Car Review: Updated 2017 Ford Escape SE has plenty of room and zoom

WASHINGTON — The small crossover market has taken over the automotive industry as sedans seem to wane in popularity. Ford has had a sales winner with the Escape crossover for many years and it only seems to be growing in sales. Ford is well aware that they need to keep this popular ride fresh. For 2017, the Escape has numerous updates to help it better compete in the white-hot small crossover segment.

It’s not a huge change outside but you can tell the front-end styling is a bit softer around the edges and more rounded. The front grill is large and more truck-like while the headlight cluster seems to sweep back and up the hood a bit. It gives the front end a more modern look without drastically changing the entire look of the popular crossover. Some pretty dramatic creases on lower door panels and fender bulges are stylish on this crossover. Even the rear side glass has an interesting shape that adds to the appearance.

My tester had the larger 18-inch wheels, a $595 option, that further helps the Escape in the looks department. The SE is the middle trim level and starts at around $25,200. It seems like a value since it looks better than the base S trim level for less than $2,000 difference in price.

Choosing the SE trim level also gives you more power from turbo engines. The SE comes with a standard 1.5L EcoBoost that will be OK for some. Others can spend an extra $1,300 and go for the 2.0 EcoBoost and have 245hp; turning the normal crossover into a speedy Ute that most of the class can’t keep up with. The power is nice to have, especially when passing or easily moving a loaded Escape without issue.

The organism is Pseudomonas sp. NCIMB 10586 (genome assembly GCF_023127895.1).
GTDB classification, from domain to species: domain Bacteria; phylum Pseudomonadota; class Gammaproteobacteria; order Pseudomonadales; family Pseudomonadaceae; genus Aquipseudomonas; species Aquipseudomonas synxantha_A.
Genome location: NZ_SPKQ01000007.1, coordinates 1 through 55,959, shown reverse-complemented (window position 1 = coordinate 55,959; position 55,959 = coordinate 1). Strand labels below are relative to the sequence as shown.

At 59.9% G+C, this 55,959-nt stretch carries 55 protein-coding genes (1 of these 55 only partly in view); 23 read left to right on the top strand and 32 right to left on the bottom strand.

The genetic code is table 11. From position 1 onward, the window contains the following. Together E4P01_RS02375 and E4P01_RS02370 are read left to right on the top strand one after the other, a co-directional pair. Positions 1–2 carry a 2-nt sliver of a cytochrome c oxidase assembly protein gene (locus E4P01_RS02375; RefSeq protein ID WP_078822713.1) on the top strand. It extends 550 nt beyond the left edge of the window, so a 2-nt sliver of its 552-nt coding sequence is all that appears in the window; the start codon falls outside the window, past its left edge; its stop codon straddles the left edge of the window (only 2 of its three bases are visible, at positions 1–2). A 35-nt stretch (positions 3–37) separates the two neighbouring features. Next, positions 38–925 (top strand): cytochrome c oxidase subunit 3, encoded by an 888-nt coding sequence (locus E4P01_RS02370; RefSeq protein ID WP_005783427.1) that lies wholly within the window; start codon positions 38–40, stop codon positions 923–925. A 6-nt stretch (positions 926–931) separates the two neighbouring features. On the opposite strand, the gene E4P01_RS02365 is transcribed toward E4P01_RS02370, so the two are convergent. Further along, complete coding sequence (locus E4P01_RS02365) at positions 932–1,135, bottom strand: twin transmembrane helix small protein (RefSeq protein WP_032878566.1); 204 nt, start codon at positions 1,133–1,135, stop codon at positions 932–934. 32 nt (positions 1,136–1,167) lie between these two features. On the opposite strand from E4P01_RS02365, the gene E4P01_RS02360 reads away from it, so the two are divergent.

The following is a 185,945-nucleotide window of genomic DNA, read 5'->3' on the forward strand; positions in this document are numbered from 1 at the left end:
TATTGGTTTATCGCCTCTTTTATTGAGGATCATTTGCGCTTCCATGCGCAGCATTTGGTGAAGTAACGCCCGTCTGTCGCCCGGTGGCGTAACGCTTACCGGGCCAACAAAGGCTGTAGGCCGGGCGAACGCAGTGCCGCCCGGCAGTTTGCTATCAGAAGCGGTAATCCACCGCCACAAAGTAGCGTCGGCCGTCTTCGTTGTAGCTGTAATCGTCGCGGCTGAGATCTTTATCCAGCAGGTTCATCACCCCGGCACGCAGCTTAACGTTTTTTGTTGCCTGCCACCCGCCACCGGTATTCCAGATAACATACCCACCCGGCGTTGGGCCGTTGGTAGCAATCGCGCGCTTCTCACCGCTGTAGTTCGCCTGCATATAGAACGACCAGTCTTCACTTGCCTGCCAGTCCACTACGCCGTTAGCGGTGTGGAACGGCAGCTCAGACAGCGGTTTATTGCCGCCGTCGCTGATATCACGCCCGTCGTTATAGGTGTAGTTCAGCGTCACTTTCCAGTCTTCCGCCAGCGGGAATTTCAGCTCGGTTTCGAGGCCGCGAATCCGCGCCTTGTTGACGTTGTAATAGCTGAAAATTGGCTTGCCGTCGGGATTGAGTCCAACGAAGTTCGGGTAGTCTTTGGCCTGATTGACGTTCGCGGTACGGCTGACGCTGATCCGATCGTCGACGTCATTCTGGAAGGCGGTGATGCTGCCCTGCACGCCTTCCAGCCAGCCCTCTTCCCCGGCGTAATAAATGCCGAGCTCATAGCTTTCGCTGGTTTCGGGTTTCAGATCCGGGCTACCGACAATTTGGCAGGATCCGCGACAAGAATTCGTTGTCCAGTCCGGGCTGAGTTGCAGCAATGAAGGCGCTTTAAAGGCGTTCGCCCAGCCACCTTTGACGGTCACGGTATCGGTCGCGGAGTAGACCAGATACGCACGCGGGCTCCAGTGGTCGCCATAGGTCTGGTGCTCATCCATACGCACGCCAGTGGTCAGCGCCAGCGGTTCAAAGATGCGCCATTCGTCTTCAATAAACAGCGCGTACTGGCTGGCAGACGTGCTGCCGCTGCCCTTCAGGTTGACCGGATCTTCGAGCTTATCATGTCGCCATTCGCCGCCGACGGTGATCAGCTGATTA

The trade-off is a decrease in fuel economy. I only averaged 23.8 mpg of mixed driving when the sticker says 25 mpg.

Handling is also good for a small crossover. It seems on par with the likes of the Mazda small crossover. If you choose the larger engine, I would also spend the extra for AWD as my FWD tester could have benefited with a little extra grip of all four wheels putting the power down. Even with the handling prowess, the ride was compliant on the varied street surfaces I encountered.

Noise is low on the highway as well, so it’s not tiring on longer trips. The view outside is good with good sightlines — except for the thicker A pillars between the front windshield and front doors.

Inside, the 2017 Escape is a pleasant place to be. Nice materials are used throughout the cabin. The tester was also equipped with the $1,595 SE leather comfort package that adds leather, heated front seats and a leather-wrapped steering wheel that feels nice. The front seats offer a pretty comfortable ride for longer trips with a lot of adjustments for the driver’s seat.

Rear seat space is generous for a small crossover with ample leg and headroom for just about anyone. The new Sync 3 works much better than the previous MyFord Touch. It’s easier to connect a phone and the touch screen responds much better. But for nearly $32,000, I was surprised the Escape didn’t have a push button start.

The 2017 Ford Escape SE is a small crossover with space and the get-up-and-go from an optional powerful engine that helps its stand out in the crowded marketplace. Now with updated looks and improved technology, the Escape SE is a fun-to-drive crossover with room for the family.

Mike Parris is a member of the Washington Automotive Press Association. The vehicles are provided by STI, FMI or Event Solutions for the purpose of this review.

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